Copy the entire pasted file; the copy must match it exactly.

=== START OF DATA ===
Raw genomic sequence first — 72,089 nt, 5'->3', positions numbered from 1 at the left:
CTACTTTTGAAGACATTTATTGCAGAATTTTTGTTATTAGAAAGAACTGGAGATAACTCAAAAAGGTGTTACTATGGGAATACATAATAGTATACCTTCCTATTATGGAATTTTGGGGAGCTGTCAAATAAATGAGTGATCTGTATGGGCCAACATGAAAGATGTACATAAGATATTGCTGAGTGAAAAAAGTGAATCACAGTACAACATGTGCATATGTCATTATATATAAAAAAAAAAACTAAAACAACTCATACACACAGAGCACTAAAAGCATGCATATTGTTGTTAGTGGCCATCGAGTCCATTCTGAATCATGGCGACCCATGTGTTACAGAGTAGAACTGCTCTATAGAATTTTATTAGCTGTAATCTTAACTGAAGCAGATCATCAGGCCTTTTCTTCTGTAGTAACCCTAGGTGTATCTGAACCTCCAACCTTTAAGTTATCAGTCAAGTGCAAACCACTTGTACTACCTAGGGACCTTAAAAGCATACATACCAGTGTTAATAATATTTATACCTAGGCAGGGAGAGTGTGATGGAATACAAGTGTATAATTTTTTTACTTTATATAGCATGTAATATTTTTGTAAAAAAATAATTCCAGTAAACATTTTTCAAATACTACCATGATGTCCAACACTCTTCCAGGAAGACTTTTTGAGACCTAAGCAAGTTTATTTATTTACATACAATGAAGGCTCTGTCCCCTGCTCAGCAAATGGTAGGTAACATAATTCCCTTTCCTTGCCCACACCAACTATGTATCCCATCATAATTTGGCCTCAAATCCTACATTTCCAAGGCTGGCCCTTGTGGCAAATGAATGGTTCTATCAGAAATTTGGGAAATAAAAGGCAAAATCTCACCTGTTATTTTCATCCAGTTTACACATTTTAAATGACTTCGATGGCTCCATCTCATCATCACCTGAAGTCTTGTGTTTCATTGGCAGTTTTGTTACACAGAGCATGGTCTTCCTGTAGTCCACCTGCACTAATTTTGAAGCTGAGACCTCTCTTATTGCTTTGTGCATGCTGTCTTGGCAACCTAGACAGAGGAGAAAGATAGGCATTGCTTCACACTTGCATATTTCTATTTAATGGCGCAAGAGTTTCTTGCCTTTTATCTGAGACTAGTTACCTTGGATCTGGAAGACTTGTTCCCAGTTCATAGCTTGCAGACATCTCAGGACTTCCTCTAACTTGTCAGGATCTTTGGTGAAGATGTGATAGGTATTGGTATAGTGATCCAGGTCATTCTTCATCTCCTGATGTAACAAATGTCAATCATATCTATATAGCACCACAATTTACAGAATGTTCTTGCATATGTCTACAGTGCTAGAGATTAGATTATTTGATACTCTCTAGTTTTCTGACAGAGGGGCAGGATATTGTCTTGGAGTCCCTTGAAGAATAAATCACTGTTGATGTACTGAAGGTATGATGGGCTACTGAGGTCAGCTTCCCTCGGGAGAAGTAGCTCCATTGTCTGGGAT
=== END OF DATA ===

Raw genomic sequence first — 72,089 nt, 5'->3', positions numbered from 1 at the left:
CTACTTTTGAAGACATTTATTGCAGAATTTTTGTTATTAGAAAGAACTGGAGATAACTCAAAAAGGTGTTACTATGGGAATACATAATAGTATACCTTCCTATTATGGAATTTTGGGGAGCTGTCAAATAAATGAGTGATCTGTATGGGCCAACATGAAAGATGTACATAAGATATTGCTGAGTGAAAAAAGTGAATCACAGTACAACATGTGCATATGTCATTATATATAAAAAAAAAAACTAAAACAACTCATACACACAGAGCACTAAAAGCATGCATATTGTTGTTAGTGGCCATCGAGTCCATTCTGAATCATGGCGACCCATGTGTTACAGAGTAGAACTGCTCTATAGAATTTTATTAGCTGTAATCTTAACTGAAGCAGATCATCAGGCCTTTTCTTCTGTAGTAACCCTAGGTGTATCTGAACCTCCAACCTTTAAGTTATCAGTCAAGTGCAAACCACTTGTACTACCTAGGGACCTTAAAAGCATACATACCAGTGTTAATAATATTTATACCTAGGCAGGGAGAGTGTGATGGAATACAAGTGTATAATTTTTTTACTTTATATAGCATGTAATATTTTTGTAAAAAAATAATTCCAGTAAACATTTTTCAAATACTACCATGATGTCCAACACTCTTCCAGGAAGACTTTTTGAGACCTAAGCAAGTTTATTTATTTACATACAATGAAGGCTCTGTCCCCTGCTCAGCAAATGGTAGGTAACATAATTCCCTTTCCTTGCCCACACCAACTATGTATCCCATCATAATTTGGCCTCAAATCCTACATTTCCAAGGCTGGCCCTTGTGGCAAATGAATGGTTCTATCAGAAATTTGGGAAATAAAAGGCAAAATCTCACCTGTTATTTTCATCCAGTTTACACATTTTAAATGACTTCGATGGCTCCATCTCATCATCACCTGAAGTCTTGTGTTTCATTGGCAGTTTTGTTACACAGAGCATGGTCTTCCTGTAGTCCACCTGCACTAATTTTGAAGCTGAGACCTCTCTTATTGCTTTGTGCATGCTGTCTTGGCAACCTAGACAGAGGAGAAAGATAGGCATTGCTTCACACTTGCATATTTCTATTTAATGGCGCAAGAGTTTCTTGCCTTTTATCTGAGACTAGTTACCTTGGATCTGGAAGACTTGTTCCCAGTTCATAGCTTGCAGACATCTCAGGACTTCCTCTAACTTGTCAGGATCTTTGGTGAAGATGTGATAGGTATTGGTATAGTGATCCAGGTCATTCTTCATCTCCTGATGTAACAAATGTCAATCATATCTATATAGCACCACAATTTACAGAATGTTCTTGCATATGTCTACAGTGCTAGAGATTAGATTATTTGATACTCTCTAGTTTTCTGACAGAGGGGCAGGATATTGTCTTGGAGTCCCTTGAAGAATAAATCACTGTTGATGTACTGAAGGTATGATGGGCTACTGAGGTCAGCTTCCCTCGGGAGAAGTAGCTCCATTGTCTGGGAT